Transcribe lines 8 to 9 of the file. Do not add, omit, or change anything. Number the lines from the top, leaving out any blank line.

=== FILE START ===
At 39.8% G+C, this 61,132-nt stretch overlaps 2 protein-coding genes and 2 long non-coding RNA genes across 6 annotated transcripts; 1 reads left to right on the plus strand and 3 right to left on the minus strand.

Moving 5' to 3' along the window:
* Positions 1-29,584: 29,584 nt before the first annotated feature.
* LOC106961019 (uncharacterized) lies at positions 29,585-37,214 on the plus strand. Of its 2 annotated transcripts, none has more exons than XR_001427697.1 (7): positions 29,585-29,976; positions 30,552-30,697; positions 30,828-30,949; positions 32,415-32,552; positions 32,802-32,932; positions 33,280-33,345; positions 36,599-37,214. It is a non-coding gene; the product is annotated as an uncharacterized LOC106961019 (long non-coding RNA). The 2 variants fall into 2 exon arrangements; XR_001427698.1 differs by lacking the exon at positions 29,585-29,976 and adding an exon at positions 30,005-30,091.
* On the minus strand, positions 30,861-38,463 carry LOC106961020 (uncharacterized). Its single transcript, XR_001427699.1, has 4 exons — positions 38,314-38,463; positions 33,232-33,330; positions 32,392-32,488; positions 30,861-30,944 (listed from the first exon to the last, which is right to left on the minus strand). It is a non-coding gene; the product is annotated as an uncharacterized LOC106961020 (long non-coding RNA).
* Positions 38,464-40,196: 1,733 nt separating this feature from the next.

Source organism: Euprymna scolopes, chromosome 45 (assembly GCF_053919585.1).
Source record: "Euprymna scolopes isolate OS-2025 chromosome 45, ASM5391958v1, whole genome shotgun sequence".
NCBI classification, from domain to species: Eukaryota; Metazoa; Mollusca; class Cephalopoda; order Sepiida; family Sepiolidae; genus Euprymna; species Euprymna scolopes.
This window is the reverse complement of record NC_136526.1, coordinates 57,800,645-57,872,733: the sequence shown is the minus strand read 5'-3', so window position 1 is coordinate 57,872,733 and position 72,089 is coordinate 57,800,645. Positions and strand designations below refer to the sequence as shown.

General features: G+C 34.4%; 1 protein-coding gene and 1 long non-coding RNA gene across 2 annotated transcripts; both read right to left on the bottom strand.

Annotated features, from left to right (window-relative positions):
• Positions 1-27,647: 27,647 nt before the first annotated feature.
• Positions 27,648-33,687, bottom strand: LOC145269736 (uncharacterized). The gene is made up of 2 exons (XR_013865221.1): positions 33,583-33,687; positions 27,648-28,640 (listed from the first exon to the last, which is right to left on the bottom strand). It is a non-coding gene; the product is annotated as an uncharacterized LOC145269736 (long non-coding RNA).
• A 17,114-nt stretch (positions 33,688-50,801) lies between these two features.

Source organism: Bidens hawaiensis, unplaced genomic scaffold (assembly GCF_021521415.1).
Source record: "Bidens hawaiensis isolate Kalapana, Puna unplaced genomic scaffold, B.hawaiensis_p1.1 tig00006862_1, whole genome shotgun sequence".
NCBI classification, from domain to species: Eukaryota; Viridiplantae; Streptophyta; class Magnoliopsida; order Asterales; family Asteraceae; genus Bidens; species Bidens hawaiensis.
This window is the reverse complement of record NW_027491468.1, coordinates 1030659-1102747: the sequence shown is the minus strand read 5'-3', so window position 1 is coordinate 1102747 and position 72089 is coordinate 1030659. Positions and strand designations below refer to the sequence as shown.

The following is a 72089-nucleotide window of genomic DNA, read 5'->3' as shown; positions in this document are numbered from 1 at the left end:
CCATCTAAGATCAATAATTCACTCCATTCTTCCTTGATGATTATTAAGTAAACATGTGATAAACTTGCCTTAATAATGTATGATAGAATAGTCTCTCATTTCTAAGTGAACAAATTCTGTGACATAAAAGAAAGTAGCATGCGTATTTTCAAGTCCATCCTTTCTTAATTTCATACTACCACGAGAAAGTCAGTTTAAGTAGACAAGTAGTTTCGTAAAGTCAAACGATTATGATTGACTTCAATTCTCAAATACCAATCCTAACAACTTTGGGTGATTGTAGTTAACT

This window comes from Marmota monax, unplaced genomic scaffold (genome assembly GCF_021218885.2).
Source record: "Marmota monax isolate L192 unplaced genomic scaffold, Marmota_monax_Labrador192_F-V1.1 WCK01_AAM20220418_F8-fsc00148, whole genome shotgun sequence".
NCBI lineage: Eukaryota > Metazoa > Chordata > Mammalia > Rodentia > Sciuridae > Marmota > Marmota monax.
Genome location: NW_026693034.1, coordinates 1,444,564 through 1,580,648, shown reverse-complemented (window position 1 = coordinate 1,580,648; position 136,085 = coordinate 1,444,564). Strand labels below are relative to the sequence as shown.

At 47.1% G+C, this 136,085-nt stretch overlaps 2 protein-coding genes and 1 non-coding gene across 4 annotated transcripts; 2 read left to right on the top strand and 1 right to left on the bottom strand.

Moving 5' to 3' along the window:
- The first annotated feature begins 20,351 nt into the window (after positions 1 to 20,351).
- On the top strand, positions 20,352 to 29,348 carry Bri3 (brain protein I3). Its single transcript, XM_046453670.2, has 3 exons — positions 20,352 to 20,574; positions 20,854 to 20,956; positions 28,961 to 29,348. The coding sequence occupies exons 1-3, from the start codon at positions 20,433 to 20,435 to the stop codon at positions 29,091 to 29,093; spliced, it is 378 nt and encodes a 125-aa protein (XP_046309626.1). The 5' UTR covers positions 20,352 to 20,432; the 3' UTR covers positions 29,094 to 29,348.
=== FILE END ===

Source record: "Euprymna scolopes isolate OS-2025 chromosome 45, ASM5391958v1, whole genome shotgun sequence".
NCBI classification, from domain to species: Eukaryota; Metazoa; Mollusca; class Cephalopoda; order Sepiida; family Sepiolidae; genus Euprymna; species Euprymna scolopes.